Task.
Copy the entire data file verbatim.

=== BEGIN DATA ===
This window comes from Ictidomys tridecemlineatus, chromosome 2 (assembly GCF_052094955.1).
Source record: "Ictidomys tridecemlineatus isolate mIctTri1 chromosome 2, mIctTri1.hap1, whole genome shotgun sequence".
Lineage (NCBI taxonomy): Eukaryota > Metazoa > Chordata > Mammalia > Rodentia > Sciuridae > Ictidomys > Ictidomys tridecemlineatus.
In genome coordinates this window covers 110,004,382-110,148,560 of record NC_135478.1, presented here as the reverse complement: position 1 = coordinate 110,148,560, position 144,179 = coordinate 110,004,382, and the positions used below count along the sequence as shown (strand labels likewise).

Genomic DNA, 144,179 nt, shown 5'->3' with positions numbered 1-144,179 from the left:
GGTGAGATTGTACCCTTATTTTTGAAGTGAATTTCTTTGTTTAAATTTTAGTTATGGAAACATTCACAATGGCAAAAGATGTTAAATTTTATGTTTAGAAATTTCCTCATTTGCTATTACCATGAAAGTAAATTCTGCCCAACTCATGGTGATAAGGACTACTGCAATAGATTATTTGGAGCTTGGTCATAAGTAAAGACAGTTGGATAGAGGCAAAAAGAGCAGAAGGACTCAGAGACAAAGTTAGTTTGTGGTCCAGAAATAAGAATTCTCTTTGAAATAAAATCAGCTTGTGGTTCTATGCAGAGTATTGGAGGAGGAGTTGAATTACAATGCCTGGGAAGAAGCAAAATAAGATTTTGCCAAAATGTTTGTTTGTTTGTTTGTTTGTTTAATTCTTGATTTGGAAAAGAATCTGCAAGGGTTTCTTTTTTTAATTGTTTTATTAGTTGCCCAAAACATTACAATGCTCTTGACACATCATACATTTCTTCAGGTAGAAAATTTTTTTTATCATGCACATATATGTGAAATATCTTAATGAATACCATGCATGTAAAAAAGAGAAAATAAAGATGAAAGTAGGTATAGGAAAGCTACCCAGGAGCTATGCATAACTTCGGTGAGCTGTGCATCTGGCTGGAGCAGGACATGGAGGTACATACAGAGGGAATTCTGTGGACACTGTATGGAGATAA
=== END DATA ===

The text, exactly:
This window comes from Ictidomys tridecemlineatus, chromosome 2 (assembly GCF_052094955.1).
Source record: "Ictidomys tridecemlineatus isolate mIctTri1 chromosome 2, mIctTri1.hap1, whole genome shotgun sequence".
Lineage (NCBI taxonomy): Eukaryota > Metazoa > Chordata > Mammalia > Rodentia > Sciuridae > Ictidomys > Ictidomys tridecemlineatus.
In genome coordinates this window covers 110,004,382-110,148,560 of record NC_135478.1, presented here as the reverse complement: position 1 = coordinate 110,148,560, position 144,179 = coordinate 110,004,382, and the positions used below count along the sequence as shown (strand labels likewise).

Genomic DNA, 144,179 nt, shown 5'->3' with positions numbered 1-144,179 from the left:
GGTGAGATTGTACCCTTATTTTTGAAGTGAATTTCTTTGTTTAAATTTTAGTTATGGAAACATTCACAATGGCAAAAGATGTTAAATTTTATGTTTAGAAATTTCCTCATTTGCTATTACCATGAAAGTAAATTCTGCCCAACTCATGGTGATAAGGACTACTGCAATAGATTATTTGGAGCTTGGTCATAAGTAAAGACAGTTGGATAGAGGCAAAAAGAGCAGAAGGACTCAGAGACAAAGTTAGTTTGTGGTCCAGAAATAAGAATTCTCTTTGAAATAAAATCAGCTTGTGGTTCTATGCAGAGTATTGGAGGAGGAGTTGAATTACAATGCCTGGGAAGAAGCAAAATAAGATTTTGCCAAAATGTTTGTTTGTTTGTTTGTTTGTTTAATTCTTGATTTGGAAAAGAATCTGCAAGGGTTTCTTTTTTTAATTGTTTTATTAGTTGCCCAAAACATTACAATGCTCTTGACACATCATACATTTCTTCAGGTAGAAAATTTTTTTTATCATGCACATATATGTGAAATATCTTAATGAATACCATGCATGTAAAAAAGAGAAAATAAAGATGAAAGTAGGTATAGGAAAGCTACCCAGGAGCTATGCATAACTTCGGTGAGCTGTGCATCTGGCTGGAGCAGGACATGGAGGTACATACAGAGGGAATTCTGTGGACACTGTATGGAGATAA